Eye on consolidation of lenders, Banks Board Bureau holds first meet | business | Hindustan Times
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Eye on consolidation of lenders, Banks Board Bureau holds first meet

The seven-member Banks Board Bureau (BBB) held its first meeting on Friday to discuss reforms in the banking sector, including consolidation of public sector banks and fund-raising plans.

business Updated: Apr 11, 2016 00:34 IST
Vinod Rai

In 2007, Vinod Rai, a Kerala-cadre IAS officer, had stood up against the UPA government’s farm loan waivers scheme, stating it would harm loan discipline and impair lending climate.(AFP Photo)

The seven-member Banks Board Bureau (BBB) held its first meeting on Friday to discuss reforms in the banking sector, including consolidation of public sector banks and fund-raising plans.

Formed to improve the governance of public sector banks (PSBs), the autonomous body will recommend management and board-level selection of banks to professionalise their administration, and develop strategies and capital-raising plans without government interference.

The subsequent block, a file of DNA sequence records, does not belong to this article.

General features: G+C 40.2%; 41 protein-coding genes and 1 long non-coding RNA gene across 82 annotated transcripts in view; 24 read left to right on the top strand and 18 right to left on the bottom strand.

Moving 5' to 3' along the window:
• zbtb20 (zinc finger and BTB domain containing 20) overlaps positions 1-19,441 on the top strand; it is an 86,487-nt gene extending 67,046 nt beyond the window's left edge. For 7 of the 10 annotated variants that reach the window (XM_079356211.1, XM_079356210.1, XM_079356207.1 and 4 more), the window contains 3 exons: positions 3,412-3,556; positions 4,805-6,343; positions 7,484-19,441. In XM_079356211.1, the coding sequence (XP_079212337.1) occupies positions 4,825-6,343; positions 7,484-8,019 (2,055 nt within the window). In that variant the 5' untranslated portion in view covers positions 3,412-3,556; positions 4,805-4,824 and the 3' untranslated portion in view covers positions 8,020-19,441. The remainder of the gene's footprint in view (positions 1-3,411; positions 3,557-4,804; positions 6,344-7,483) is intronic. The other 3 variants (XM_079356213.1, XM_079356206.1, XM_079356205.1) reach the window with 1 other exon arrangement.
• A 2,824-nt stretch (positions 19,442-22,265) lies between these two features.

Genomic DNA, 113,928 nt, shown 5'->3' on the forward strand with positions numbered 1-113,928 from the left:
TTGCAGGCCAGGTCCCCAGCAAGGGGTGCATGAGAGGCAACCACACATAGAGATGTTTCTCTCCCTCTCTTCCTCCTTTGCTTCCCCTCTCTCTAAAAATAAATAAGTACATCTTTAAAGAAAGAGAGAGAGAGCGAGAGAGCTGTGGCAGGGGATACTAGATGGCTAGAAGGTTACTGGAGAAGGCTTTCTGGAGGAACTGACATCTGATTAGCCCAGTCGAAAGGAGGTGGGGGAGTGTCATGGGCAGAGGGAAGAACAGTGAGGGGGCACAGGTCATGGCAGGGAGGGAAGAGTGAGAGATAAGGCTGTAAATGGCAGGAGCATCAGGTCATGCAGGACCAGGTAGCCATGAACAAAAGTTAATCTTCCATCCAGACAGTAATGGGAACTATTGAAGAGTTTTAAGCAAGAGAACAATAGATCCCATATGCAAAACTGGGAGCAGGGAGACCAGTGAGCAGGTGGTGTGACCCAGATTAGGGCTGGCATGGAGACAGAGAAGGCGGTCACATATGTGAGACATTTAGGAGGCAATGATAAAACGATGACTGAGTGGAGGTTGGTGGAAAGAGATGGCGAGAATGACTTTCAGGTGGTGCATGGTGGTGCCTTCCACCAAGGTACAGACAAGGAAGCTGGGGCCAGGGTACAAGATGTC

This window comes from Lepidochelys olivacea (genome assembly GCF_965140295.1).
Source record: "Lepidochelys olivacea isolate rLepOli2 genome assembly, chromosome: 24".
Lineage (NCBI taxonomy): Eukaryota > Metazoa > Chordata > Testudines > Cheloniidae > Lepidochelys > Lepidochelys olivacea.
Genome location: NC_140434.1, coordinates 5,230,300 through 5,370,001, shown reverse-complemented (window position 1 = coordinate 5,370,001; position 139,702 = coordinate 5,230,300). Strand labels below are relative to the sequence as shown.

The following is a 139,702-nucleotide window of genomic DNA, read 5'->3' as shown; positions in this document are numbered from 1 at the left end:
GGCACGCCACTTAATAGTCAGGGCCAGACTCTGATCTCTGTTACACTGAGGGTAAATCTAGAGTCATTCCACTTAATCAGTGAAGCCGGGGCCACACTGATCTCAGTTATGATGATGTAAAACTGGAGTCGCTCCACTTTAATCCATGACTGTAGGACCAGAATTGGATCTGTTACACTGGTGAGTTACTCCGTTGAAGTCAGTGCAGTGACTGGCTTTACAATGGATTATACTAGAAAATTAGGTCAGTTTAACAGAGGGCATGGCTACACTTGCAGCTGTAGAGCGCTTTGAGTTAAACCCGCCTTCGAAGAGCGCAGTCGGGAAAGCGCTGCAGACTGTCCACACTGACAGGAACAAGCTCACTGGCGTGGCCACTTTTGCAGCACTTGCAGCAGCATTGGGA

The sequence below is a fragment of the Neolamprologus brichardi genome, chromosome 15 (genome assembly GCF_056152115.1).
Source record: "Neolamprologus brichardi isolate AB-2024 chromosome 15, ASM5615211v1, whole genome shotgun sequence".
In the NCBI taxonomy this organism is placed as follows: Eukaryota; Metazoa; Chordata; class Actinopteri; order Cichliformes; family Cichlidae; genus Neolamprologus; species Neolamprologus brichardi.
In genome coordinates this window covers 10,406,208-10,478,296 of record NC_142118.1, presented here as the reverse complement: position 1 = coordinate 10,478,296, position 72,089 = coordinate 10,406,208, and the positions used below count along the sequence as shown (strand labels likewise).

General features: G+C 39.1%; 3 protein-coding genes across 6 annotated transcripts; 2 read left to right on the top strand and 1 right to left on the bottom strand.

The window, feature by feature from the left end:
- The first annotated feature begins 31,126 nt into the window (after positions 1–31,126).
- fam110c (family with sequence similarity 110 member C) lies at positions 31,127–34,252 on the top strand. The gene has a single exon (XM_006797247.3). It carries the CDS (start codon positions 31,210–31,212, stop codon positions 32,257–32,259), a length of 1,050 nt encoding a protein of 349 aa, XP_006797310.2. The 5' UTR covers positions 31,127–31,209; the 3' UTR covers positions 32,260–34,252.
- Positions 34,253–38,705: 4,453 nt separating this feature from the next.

Launched on April 1 this year, the BBB held its meeting at the Reserve Bank of India’s (RBI’s) Mumbai central office in the presence of RBI governor Raghuram Rajan, deputy governor SS Mundra and minister of state for finance Jayant Sinha.

Posting two pictures along with the BBB members on Twitter, Sinha said: “Excellent discussions at the Bank Board Bureau meeting today!”

Chaired by former Comptroller and Auditor General Vinod Rai, the BBB is a seven (part-time) member team, including Roopa Kudwa, former CEO of Crisil, Anil Khandelwal, former CMD, Bank of Baroda, and HN Sinor, former Joint MD, ICICI Bank and former chief of Indian Banks’ Association and Association of Mutual Funds in India.

In 2007, Rai, a Kerala-cadre IAS officer, had stood up against the UPA government’s farm loan waivers scheme, stating it would harm loan discipline and impair lending climate.

The BBB, originally proposed by the PJ Nayak Committee, will also serve as the precursor to a ‘bank holding company’, Finance minister Arun Jaitley had said in the budget. A bank holding company is likely to be a quasi-independent company that will hold all of the government’s stakes in public sector banks, and oversee their operations.